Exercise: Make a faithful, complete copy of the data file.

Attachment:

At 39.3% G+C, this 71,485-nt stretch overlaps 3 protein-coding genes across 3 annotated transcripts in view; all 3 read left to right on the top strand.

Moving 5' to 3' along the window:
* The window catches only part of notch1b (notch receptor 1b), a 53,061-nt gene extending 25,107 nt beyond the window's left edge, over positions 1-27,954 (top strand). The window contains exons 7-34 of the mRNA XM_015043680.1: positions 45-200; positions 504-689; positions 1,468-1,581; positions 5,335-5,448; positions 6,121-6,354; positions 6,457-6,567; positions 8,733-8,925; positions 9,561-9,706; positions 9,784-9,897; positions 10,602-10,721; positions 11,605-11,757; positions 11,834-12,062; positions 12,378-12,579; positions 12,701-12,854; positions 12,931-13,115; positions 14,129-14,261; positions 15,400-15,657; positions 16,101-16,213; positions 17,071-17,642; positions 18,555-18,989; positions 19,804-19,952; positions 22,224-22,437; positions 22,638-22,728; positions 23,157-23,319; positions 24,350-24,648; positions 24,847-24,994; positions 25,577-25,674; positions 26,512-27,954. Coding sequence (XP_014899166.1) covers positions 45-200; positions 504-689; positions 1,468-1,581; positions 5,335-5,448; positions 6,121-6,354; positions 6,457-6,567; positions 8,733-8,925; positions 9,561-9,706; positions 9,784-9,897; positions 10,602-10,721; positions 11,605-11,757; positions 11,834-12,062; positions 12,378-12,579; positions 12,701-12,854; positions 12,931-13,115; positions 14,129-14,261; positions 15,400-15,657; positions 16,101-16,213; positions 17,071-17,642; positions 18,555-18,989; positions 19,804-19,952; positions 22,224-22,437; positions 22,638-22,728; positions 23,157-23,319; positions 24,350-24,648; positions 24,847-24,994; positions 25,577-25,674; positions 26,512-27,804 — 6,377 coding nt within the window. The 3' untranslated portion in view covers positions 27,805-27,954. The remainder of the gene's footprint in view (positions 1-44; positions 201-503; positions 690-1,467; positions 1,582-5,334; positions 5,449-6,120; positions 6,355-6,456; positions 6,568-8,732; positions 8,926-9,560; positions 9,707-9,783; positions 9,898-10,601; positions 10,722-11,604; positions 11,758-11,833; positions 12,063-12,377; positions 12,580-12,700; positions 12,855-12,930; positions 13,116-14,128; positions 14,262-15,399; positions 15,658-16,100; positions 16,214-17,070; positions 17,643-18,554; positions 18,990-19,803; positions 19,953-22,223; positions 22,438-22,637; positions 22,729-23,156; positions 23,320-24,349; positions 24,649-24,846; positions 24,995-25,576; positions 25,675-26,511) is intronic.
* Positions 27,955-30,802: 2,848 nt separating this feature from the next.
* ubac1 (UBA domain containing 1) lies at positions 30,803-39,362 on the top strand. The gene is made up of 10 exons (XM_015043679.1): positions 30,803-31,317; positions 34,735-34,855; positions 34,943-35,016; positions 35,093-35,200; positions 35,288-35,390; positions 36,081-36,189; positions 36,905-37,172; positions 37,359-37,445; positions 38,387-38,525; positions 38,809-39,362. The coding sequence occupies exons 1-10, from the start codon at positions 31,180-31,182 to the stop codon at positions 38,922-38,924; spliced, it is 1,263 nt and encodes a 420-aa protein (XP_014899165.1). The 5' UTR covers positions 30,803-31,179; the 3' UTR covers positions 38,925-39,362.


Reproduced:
At 39.3% G+C, this 71,485-nt stretch overlaps 3 protein-coding genes across 3 annotated transcripts in view; all 3 read left to right on the top strand.

Moving 5' to 3' along the window:
* The window catches only part of notch1b (notch receptor 1b), a 53,061-nt gene extending 25,107 nt beyond the window's left edge, over positions 1-27,954 (top strand). The window contains exons 7-34 of the mRNA XM_015043680.1: positions 45-200; positions 504-689; positions 1,468-1,581; positions 5,335-5,448; positions 6,121-6,354; positions 6,457-6,567; positions 8,733-8,925; positions 9,561-9,706; positions 9,784-9,897; positions 10,602-10,721; positions 11,605-11,757; positions 11,834-12,062; positions 12,378-12,579; positions 12,701-12,854; positions 12,931-13,115; positions 14,129-14,261; positions 15,400-15,657; positions 16,101-16,213; positions 17,071-17,642; positions 18,555-18,989; positions 19,804-19,952; positions 22,224-22,437; positions 22,638-22,728; positions 23,157-23,319; positions 24,350-24,648; positions 24,847-24,994; positions 25,577-25,674; positions 26,512-27,954. Coding sequence (XP_014899166.1) covers positions 45-200; positions 504-689; positions 1,468-1,581; positions 5,335-5,448; positions 6,121-6,354; positions 6,457-6,567; positions 8,733-8,925; positions 9,561-9,706; positions 9,784-9,897; positions 10,602-10,721; positions 11,605-11,757; positions 11,834-12,062; positions 12,378-12,579; positions 12,701-12,854; positions 12,931-13,115; positions 14,129-14,261; positions 15,400-15,657; positions 16,101-16,213; positions 17,071-17,642; positions 18,555-18,989; positions 19,804-19,952; positions 22,224-22,437; positions 22,638-22,728; positions 23,157-23,319; positions 24,350-24,648; positions 24,847-24,994; positions 25,577-25,674; positions 26,512-27,804 — 6,377 coding nt within the window. The 3' untranslated portion in view covers positions 27,805-27,954. The remainder of the gene's footprint in view (positions 1-44; positions 201-503; positions 690-1,467; positions 1,582-5,334; positions 5,449-6,120; positions 6,355-6,456; positions 6,568-8,732; positions 8,926-9,560; positions 9,707-9,783; positions 9,898-10,601; positions 10,722-11,604; positions 11,758-11,833; positions 12,063-12,377; positions 12,580-12,700; positions 12,855-12,930; positions 13,116-14,128; positions 14,262-15,399; positions 15,658-16,100; positions 16,214-17,070; positions 17,643-18,554; positions 18,990-19,803; positions 19,953-22,223; positions 22,438-22,637; positions 22,729-23,156; positions 23,320-24,349; positions 24,649-24,846; positions 24,995-25,576; positions 25,675-26,511) is intronic.
* Positions 27,955-30,802: 2,848 nt separating this feature from the next.
* ubac1 (UBA domain containing 1) lies at positions 30,803-39,362 on the top strand. The gene is made up of 10 exons (XM_015043679.1): positions 30,803-31,317; positions 34,735-34,855; positions 34,943-35,016; positions 35,093-35,200; positions 35,288-35,390; positions 36,081-36,189; positions 36,905-37,172; positions 37,359-37,445; positions 38,387-38,525; positions 38,809-39,362. The coding sequence occupies exons 1-10, from the start codon at positions 31,180-31,182 to the stop codon at positions 38,922-38,924; spliced, it is 1,263 nt and encodes a 420-aa protein (XP_014899165.1). The 5' UTR covers positions 30,803-31,179; the 3' UTR covers positions 38,925-39,362.